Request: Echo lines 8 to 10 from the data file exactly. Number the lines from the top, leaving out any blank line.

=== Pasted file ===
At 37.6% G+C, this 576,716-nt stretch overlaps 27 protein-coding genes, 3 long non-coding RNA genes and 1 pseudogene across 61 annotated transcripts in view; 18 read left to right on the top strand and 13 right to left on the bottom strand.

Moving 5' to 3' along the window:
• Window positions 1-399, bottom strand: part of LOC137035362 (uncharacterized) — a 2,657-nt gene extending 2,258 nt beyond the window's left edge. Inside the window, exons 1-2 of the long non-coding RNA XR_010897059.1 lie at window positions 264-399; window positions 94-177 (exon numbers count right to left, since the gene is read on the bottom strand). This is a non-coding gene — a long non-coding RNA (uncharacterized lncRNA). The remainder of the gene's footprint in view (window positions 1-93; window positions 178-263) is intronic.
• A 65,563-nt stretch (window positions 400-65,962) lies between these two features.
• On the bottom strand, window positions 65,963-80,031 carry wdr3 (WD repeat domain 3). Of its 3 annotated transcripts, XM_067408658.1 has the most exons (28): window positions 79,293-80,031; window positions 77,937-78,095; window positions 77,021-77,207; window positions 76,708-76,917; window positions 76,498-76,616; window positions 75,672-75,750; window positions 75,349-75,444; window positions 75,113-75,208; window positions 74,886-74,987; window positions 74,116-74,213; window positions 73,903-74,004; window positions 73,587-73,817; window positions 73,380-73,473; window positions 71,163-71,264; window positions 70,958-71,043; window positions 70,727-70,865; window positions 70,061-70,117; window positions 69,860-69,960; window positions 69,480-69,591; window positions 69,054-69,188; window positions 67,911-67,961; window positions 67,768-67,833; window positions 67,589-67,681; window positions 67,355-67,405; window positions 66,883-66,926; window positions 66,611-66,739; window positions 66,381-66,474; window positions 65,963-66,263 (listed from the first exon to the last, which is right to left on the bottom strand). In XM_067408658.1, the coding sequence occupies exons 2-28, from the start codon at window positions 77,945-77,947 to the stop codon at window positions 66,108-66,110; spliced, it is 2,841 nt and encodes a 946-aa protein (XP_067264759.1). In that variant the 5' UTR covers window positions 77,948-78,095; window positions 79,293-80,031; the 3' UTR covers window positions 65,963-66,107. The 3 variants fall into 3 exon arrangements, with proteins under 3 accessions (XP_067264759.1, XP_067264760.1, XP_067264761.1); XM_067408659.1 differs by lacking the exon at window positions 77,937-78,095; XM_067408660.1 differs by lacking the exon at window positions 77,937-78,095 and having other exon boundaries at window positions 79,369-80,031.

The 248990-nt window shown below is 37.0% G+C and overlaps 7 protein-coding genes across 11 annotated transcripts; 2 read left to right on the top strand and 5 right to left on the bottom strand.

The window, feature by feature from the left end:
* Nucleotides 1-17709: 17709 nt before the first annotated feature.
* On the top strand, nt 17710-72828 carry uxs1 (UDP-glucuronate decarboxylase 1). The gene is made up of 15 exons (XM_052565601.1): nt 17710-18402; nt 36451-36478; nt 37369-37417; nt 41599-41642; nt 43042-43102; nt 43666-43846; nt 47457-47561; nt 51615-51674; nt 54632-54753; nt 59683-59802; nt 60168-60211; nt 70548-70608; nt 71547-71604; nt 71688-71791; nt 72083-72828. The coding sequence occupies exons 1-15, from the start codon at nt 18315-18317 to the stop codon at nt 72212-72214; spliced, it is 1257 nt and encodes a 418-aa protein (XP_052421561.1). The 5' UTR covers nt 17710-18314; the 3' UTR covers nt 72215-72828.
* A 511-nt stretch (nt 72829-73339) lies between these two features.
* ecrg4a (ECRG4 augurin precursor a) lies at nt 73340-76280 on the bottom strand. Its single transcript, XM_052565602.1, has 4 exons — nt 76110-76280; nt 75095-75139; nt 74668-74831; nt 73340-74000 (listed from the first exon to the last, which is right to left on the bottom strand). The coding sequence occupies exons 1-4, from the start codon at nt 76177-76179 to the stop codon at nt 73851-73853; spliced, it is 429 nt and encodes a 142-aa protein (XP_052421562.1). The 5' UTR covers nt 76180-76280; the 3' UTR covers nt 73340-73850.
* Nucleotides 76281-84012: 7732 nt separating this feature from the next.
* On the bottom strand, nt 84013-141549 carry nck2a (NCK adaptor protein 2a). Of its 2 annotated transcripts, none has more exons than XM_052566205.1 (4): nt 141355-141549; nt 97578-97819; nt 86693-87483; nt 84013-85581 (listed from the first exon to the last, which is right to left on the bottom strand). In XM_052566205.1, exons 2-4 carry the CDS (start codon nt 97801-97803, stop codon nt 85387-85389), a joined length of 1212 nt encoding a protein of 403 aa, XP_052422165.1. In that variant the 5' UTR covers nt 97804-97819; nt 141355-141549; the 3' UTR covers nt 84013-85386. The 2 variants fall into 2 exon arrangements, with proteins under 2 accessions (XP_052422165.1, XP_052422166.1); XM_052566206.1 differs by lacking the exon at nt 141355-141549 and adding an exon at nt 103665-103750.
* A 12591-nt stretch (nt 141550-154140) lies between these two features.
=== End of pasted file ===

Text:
* Nucleotides 1-17709: 17709 nt before the first annotated feature.
* On the top strand, nt 17710-72828 carry uxs1 (UDP-glucuronate decarboxylase 1). The gene is made up of 15 exons (XM_052565601.1): nt 17710-18402; nt 36451-36478; nt 37369-37417; nt 41599-41642; nt 43042-43102; nt 43666-43846; nt 47457-47561; nt 51615-51674; nt 54632-54753; nt 59683-59802; nt 60168-60211; nt 70548-70608; nt 71547-71604; nt 71688-71791; nt 72083-72828. The coding sequence occupies exons 1-15, from the start codon at nt 18315-18317 to the stop codon at nt 72212-72214; spliced, it is 1257 nt and encodes a 418-aa protein (XP_052421561.1). The 5' UTR covers nt 17710-18314; the 3' UTR covers nt 72215-72828.
* A 511-nt stretch (nt 72829-73339) lies between these two features.